Eradicating poverty in all its forms remains one of the greatest challenges facing humanity across the world particularly in developing economy like India. That’s Why, ‘No poverty’ is among the top most agenda of of United Nations (UN) reflected in Sustainable Development Goals (SDGs).
No doubt, the pace of reduction of poverty in India has been geared up in recent years but still there is a long way to go. A UN report said that India lifted 27.1 Crore people out of poverty between 2006 and 2016. Alleviation of rural poverty is the top agenda of all institutions no matter whether it Govt., private or public.
In India, the poverty line is based on certain normative levels of adequate nourishment, clothing, house rent, conveyance and education, and a behaviourally determined level of other non-food expenses. There are a number of ways to define and measure poverty.
The World Bank defines absolute poverty as living on less than $1.25 a day. Addressing economic inequality is a huge challenge before Government. Poor people are a burden to any society, government or nation, and thereby a threat to the stability of the economy and democratic system.
Poverty can be both a cause and a result of human rights violations at the same time poverty itself can increase human rights violations and injustice. In a democracy like India, every Government has legal obligations towards people living in poverty; all these obligations come from the socio- economic, cultural, civil and political rights which citizens have.
The SDGs are a brave commitment to find a new way to end poverty in all forms and dimensions by 2030. This involves targeting the most vulnerable, increasing basic resources and services, and supporting communities affected by conflict and climate-related disasters. Like a tree, poverty has many roots.
The biggest cause of poverty in India is lack of education. Poverty creates poverty, inequality and injustice. Poverty repeats itself. Education can break the cycle of poverty. Education is a fundamental need in eradicating poverty in all its forms. Education is one of the best long-term investments to fight poverty.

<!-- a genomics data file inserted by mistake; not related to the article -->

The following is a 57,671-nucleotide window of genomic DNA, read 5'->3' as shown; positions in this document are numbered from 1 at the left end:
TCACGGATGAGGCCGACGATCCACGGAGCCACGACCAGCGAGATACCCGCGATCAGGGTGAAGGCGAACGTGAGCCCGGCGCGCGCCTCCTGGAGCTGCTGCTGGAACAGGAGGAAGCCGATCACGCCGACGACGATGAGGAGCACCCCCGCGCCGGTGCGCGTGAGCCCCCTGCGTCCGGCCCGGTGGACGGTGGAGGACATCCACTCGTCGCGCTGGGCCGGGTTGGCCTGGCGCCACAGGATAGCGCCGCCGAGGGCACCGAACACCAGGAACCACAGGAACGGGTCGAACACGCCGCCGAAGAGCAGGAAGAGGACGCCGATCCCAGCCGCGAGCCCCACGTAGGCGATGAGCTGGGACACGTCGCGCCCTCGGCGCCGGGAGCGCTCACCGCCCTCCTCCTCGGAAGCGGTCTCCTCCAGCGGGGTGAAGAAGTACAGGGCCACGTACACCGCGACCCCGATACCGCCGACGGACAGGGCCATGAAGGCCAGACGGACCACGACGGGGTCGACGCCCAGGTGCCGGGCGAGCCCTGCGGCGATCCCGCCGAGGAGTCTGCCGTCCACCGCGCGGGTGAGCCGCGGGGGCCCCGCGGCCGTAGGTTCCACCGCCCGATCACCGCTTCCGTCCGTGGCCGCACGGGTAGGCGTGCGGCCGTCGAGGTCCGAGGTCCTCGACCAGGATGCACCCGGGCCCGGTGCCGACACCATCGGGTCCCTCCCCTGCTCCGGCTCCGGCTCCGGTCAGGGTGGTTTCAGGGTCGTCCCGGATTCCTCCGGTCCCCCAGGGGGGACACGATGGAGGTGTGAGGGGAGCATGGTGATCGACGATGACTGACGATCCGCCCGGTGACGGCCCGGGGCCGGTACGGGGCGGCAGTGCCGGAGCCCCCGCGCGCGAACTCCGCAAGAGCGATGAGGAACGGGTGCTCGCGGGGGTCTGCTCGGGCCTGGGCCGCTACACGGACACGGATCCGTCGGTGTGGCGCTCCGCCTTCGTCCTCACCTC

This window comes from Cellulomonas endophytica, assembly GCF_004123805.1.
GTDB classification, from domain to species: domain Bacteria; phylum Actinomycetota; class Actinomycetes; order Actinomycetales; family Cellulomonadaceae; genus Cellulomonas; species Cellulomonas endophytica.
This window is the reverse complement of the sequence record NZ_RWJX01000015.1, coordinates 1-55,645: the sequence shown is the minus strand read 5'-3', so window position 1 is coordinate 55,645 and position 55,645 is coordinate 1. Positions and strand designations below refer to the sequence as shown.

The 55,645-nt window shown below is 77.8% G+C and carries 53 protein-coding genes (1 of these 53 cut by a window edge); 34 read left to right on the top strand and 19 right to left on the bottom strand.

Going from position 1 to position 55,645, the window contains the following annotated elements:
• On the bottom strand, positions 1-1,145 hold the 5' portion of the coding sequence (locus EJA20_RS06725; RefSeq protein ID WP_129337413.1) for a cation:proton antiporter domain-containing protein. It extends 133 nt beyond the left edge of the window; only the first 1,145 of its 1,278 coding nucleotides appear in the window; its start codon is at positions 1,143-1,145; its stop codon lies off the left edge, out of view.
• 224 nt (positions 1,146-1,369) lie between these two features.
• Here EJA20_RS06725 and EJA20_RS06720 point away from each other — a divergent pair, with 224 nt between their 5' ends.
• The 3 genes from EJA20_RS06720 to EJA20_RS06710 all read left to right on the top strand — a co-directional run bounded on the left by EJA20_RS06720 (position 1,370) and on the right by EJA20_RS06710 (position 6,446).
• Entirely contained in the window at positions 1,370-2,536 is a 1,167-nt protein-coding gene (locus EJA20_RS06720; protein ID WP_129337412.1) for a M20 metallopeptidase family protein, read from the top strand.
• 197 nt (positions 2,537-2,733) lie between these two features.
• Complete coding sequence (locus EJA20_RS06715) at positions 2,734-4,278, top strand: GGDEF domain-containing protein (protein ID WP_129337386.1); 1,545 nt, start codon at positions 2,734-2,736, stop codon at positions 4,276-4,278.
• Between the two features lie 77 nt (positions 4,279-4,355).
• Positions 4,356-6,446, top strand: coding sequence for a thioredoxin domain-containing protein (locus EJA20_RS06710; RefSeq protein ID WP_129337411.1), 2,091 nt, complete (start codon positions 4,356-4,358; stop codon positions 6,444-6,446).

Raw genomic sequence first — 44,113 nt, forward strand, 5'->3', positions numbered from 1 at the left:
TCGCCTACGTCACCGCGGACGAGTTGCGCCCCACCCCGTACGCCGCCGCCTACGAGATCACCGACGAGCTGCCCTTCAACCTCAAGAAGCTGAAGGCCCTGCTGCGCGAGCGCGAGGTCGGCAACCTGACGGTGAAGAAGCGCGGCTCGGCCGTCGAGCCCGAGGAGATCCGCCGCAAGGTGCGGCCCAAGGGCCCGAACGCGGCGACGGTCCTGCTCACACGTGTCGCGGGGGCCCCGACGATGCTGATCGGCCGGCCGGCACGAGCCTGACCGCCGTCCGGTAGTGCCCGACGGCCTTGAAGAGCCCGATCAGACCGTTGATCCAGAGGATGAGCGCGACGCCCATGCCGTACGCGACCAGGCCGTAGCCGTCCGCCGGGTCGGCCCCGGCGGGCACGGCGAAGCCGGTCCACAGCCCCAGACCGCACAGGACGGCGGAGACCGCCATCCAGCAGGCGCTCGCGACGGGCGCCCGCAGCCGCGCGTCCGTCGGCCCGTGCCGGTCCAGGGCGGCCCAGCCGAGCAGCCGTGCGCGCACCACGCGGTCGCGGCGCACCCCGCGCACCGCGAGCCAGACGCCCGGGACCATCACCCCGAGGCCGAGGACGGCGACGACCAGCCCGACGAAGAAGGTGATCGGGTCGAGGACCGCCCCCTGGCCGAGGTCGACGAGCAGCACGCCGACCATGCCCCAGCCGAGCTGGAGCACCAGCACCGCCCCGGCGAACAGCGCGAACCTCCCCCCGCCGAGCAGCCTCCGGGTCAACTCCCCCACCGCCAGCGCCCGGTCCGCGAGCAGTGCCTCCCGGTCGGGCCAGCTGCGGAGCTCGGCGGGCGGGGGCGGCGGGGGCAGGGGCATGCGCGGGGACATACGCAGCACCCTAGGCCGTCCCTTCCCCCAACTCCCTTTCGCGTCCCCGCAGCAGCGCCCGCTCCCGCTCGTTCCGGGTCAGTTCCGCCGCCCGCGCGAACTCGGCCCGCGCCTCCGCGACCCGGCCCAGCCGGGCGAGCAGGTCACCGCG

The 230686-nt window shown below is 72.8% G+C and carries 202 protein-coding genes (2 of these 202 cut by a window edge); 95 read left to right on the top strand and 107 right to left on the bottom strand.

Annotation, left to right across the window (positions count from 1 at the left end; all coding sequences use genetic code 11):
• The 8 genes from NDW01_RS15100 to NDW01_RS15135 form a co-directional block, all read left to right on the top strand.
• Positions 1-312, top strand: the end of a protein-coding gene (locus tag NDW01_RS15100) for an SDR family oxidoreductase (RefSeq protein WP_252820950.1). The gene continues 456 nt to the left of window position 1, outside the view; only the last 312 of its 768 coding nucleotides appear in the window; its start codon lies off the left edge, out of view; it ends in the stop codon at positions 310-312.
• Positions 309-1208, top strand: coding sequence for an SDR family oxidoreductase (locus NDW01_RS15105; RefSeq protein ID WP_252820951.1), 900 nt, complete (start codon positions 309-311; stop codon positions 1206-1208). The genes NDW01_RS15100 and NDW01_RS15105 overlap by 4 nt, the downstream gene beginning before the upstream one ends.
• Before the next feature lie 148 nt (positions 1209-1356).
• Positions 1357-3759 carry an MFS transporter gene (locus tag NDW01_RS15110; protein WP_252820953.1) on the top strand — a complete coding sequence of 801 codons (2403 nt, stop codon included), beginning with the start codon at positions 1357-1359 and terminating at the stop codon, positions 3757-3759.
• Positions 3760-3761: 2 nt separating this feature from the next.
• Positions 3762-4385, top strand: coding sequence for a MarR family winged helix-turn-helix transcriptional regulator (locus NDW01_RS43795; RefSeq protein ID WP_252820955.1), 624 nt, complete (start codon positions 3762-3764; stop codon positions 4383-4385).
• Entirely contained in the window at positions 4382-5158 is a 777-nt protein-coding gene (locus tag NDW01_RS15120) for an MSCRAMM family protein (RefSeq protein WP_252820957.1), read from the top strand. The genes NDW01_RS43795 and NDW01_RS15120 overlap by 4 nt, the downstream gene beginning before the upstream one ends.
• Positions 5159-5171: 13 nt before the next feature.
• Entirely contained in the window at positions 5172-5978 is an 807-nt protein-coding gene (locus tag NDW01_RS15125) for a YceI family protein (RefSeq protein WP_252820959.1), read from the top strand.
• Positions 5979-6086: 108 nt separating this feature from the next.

With the help of education, poor children and adults can develop competencies necessary to lift themselves out of poverty. Poverty is a key hurdle in channelizing human potentials towards progress of the nation. Children suffer the most in poverty.
Certainly, poverty affects education. Education is directly related to many solutions to poverty and we need to realise the potential of education in fighting poverty. Education supports the development of knowledge and abilities of humans.
Living in poverty with no education facilities may lead to hunger and malnutrition, lower health that finally affect children’s ability to concentrate at school and education. Deprivation of education and inadequate food further deepen poverty.
Serving the need of ‘the poorest of the poor’ should be prime focus and priority of Corporate Social Responsibility (CSR). Business can only be growing and flourishing in progressive and prosperous society.
Poverty is the biggest barrier of progress of business sector. Business needs people equipped with knowledge and society that values education. Every business through its CSR programme must have a long term goal to address the issues related to poverty and education where they operate business or run CSR programmes.
India CSR Leadership Summit 2020, recognised SDGs’s#1 ‘No poverty’ and SDG#4 ‘Quality Education’, as an important agenda for discussions. It will have dedicated dedicated to these SDGs. Please join us to further the CSR and global agenda for Sustainable Development.
(Rusen Kumar is the founder of India CSR Network)